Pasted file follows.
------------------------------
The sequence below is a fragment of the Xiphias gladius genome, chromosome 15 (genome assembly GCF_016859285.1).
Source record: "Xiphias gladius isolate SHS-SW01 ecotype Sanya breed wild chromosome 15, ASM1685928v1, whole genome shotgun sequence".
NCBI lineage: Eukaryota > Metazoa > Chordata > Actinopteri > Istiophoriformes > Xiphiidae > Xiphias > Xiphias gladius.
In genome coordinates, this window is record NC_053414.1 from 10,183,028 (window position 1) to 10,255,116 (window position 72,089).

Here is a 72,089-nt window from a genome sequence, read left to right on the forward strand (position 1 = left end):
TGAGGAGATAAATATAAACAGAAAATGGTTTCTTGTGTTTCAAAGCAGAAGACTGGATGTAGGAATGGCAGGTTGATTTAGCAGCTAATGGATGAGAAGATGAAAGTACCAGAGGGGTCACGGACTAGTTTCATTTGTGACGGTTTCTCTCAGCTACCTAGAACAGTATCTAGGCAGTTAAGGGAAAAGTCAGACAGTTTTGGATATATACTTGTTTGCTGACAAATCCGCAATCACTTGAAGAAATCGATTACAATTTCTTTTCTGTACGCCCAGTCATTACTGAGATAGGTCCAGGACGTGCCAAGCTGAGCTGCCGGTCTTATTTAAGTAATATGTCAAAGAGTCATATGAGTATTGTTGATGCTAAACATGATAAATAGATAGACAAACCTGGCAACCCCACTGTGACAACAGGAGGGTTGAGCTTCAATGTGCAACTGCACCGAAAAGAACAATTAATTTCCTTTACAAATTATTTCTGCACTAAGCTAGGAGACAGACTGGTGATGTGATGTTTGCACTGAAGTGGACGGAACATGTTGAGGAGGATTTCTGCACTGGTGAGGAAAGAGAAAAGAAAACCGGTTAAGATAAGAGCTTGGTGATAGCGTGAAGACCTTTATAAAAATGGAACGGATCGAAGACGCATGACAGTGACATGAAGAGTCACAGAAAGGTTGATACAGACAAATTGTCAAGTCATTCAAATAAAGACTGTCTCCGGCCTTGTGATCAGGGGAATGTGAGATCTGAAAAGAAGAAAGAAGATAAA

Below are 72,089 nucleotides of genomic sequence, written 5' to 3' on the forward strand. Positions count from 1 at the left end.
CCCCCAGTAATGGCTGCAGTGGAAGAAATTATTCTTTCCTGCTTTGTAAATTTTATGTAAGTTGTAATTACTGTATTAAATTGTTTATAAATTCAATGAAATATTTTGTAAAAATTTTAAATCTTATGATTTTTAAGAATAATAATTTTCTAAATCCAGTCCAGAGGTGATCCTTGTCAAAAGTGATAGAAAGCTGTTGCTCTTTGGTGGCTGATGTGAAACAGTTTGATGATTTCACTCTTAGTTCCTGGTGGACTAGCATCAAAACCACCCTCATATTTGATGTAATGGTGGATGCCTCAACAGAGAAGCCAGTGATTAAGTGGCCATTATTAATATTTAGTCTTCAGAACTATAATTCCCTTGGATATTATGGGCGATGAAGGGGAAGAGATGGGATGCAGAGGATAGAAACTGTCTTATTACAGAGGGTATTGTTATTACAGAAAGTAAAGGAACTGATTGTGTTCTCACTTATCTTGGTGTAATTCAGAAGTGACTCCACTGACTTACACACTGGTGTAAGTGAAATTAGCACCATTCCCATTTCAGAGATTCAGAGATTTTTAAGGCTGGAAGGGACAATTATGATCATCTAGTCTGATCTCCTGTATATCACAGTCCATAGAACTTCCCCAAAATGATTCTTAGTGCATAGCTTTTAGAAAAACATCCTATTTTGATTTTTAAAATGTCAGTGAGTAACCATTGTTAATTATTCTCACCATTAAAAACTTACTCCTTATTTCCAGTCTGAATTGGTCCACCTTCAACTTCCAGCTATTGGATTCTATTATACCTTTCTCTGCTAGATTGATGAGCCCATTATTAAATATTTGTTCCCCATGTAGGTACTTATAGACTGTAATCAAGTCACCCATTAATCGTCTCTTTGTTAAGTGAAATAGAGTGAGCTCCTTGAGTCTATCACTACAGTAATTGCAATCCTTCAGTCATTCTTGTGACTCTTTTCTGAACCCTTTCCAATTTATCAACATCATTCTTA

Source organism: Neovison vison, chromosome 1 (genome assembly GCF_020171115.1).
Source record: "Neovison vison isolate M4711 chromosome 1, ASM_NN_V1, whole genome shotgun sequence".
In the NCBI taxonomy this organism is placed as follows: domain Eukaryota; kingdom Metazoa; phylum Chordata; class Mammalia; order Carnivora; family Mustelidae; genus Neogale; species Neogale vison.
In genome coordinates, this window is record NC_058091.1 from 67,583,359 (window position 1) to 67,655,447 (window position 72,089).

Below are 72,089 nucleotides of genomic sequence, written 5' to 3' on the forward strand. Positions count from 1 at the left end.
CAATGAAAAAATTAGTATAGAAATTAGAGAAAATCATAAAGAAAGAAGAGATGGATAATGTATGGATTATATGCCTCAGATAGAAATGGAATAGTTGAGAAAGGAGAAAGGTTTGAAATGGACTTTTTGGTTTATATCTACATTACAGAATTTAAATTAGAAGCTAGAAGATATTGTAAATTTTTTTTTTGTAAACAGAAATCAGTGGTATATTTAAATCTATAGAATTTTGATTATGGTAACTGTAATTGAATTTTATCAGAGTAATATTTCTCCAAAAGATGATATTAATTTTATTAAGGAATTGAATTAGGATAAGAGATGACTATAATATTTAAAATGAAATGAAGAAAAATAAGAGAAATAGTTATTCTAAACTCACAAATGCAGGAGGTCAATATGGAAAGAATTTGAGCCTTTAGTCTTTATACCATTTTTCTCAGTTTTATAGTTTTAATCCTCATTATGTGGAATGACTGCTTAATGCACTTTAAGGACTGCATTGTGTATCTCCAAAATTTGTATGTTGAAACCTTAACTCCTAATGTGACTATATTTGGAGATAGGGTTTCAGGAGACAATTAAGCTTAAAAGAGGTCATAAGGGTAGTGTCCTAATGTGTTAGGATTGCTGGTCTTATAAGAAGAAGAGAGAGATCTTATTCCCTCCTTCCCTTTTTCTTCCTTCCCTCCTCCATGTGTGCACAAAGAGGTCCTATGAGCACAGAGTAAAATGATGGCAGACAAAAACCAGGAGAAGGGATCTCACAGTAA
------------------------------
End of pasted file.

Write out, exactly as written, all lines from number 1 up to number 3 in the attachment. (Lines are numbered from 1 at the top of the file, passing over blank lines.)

The sequence below is a fragment of the Xiphias gladius genome, chromosome 15 (genome assembly GCF_016859285.1).
Source record: "Xiphias gladius isolate SHS-SW01 ecotype Sanya breed wild chromosome 15, ASM1685928v1, whole genome shotgun sequence".
NCBI lineage: Eukaryota > Metazoa > Chordata > Actinopteri > Istiophoriformes > Xiphiidae > Xiphias > Xiphias gladius.